Tuesday, August 16, 2011

Korean College Entrance Exams

One of the trials high school students face in Korea is their college entrance exams. It has turned into an ordeal because of how important passing the exams has become in the culture. Whether it deserves to be so important is another question, but the extraordinary effort often made to pass the exams makes the life of the students and parents difficult.

The president of a girl's Catholic high school in Seoul writes a letter of encouragement  to those who, in about 100 days, will be taking those dreaded exams. The sister- president begins by mentioning the weather, the damage and even deaths caused  by the rains, and during this time, she feels sure they have been at their desks preparing for the exams.

"All of you in 3rd year high school and those taking the exam again are in my heart," she tells them, "and I want to show you my concern. You have worked hard at your studies and have overcome the temptation to play. You have nurtured your dream and have sweated much. Your parents and teachers have encouraged you, but you have no peace and are fretful."

She continues by telling the students that they will feel unprepared for the exams, that the time is short and that they will be comparing themselves with others and come up short.  That one day of exams, she says, will be a judgement not only on their high school years but on their whole 12 years of schooling. She, as a predecessor and one who spends time with them in school, wants to say something that she hopes will give them some peace.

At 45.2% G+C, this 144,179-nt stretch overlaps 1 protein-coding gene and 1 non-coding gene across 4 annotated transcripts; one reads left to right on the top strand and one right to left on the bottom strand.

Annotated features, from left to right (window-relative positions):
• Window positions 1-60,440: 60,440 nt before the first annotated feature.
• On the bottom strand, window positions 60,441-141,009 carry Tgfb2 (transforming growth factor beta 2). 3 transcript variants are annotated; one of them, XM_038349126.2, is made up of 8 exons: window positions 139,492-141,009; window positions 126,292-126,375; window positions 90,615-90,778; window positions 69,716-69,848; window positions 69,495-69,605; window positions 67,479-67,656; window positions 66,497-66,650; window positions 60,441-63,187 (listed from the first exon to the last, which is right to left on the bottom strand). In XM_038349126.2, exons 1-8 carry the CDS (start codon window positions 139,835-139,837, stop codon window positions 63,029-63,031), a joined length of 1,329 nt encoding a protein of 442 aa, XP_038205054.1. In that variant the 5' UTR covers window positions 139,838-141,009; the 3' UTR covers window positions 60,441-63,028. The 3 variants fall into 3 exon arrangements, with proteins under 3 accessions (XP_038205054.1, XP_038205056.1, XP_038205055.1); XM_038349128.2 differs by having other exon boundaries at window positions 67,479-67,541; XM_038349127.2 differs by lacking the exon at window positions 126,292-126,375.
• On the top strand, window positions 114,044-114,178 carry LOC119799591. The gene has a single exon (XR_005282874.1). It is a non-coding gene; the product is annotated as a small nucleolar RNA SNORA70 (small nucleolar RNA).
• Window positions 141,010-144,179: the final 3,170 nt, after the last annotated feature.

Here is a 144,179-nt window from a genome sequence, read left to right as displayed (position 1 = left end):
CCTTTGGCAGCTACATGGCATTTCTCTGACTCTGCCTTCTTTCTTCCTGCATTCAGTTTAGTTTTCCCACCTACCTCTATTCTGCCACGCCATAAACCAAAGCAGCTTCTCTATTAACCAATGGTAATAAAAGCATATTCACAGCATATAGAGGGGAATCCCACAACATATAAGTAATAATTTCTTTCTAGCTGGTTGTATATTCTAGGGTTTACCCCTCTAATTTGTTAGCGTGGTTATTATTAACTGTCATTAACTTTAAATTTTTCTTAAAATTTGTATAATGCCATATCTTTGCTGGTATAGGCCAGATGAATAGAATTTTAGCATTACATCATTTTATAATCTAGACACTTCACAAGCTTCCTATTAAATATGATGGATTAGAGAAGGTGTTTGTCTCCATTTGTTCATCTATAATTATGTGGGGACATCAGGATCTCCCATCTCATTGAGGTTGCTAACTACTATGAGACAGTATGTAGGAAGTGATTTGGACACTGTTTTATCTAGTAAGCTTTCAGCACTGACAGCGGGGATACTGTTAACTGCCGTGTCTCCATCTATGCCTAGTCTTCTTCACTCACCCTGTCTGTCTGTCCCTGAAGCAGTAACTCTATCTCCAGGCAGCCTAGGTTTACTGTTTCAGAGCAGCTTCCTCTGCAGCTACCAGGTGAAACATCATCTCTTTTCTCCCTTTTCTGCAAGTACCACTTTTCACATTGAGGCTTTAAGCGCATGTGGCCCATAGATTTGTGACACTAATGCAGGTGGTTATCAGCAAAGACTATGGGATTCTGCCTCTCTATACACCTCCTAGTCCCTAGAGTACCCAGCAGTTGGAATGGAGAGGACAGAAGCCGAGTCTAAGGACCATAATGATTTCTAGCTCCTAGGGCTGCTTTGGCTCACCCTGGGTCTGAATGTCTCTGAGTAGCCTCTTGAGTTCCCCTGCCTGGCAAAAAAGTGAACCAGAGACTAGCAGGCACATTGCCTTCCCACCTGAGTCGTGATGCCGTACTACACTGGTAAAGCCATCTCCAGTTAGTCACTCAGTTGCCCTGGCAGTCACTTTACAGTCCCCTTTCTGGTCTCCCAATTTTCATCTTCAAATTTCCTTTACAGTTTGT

"First of all, the exam is not determining your individual value or capabilities," she reminds them,  "but your faithfulness to the study program; it will give you a chance to look at your attitude to life and to examine it. Of course, you can see what your objectives were and can determine whether your efforts were satisfying and sufficient. It is the first serious exam you will be taking  but it is not everything." She prays that they do not drink the bitter cup of defeat from the exams.

She goes on to say that she has met many who, by experiencing the anguish of defeat, have grown strong and mature. In life, there are many exams and trials, failing some and succeeding with others, but what is necessary is to do your best and leave the rest up to God.

She wants them to consider, above all else, their health and what would be a fitting way for them to spend this last period of study. 100 days is still a good period of time, but if they face it as in a sprint, the chances are they will tire out quickly. She also hopes they will have the peace of mind to see the other students not only as competitors but as deserving of the same victorious results as they hope for themselves.

She ends her words of encouragement with the following prayer: "Lord, may our students receive the results that their efforts merit. May they have a clear mind enabling them to display what they have learned. And if by chance they don't do well may they not become dejected but give them patience and strength. Amen."

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